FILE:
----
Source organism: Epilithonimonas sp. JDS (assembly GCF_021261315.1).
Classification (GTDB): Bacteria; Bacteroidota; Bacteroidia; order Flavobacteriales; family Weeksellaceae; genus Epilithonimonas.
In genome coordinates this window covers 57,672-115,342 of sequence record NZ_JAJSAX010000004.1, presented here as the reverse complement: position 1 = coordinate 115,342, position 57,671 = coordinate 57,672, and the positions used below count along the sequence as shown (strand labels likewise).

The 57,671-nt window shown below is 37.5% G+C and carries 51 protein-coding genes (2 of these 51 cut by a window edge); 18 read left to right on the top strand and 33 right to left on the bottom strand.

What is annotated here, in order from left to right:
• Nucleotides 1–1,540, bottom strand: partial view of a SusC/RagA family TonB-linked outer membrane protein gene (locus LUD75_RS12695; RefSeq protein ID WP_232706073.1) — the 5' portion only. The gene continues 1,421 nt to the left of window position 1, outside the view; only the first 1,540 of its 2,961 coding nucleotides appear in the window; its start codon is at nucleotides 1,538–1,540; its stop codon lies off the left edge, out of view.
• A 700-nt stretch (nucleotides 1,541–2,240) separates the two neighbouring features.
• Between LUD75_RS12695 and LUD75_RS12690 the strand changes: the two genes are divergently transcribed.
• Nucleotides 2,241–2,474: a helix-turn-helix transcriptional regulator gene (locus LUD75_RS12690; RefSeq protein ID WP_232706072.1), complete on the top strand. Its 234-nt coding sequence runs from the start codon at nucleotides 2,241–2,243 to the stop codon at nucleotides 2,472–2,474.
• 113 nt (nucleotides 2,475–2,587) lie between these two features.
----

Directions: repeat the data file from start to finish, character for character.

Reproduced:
Source organism: Epilithonimonas sp. JDS (assembly GCF_021261315.1).
Classification (GTDB): Bacteria; Bacteroidota; Bacteroidia; order Flavobacteriales; family Weeksellaceae; genus Epilithonimonas.
In genome coordinates this window covers 57,672-115,342 of sequence record NZ_JAJSAX010000004.1, presented here as the reverse complement: position 1 = coordinate 115,342, position 57,671 = coordinate 57,672, and the positions used below count along the sequence as shown (strand labels likewise).

The 57,671-nt window shown below is 37.5% G+C and carries 51 protein-coding genes (2 of these 51 cut by a window edge); 18 read left to right on the top strand and 33 right to left on the bottom strand.

What is annotated here, in order from left to right:
• Nucleotides 1–1,540, bottom strand: partial view of a SusC/RagA family TonB-linked outer membrane protein gene (locus LUD75_RS12695; RefSeq protein ID WP_232706073.1) — the 5' portion only. The gene continues 1,421 nt to the left of window position 1, outside the view; only the first 1,540 of its 2,961 coding nucleotides appear in the window; its start codon is at nucleotides 1,538–1,540; its stop codon lies off the left edge, out of view.
• A 700-nt stretch (nucleotides 1,541–2,240) separates the two neighbouring features.
• Between LUD75_RS12695 and LUD75_RS12690 the strand changes: the two genes are divergently transcribed.
• Nucleotides 2,241–2,474: a helix-turn-helix transcriptional regulator gene (locus LUD75_RS12690; RefSeq protein ID WP_232706072.1), complete on the top strand. Its 234-nt coding sequence runs from the start codon at nucleotides 2,241–2,243 to the stop codon at nucleotides 2,472–2,474.
• 113 nt (nucleotides 2,475–2,587) lie between these two features.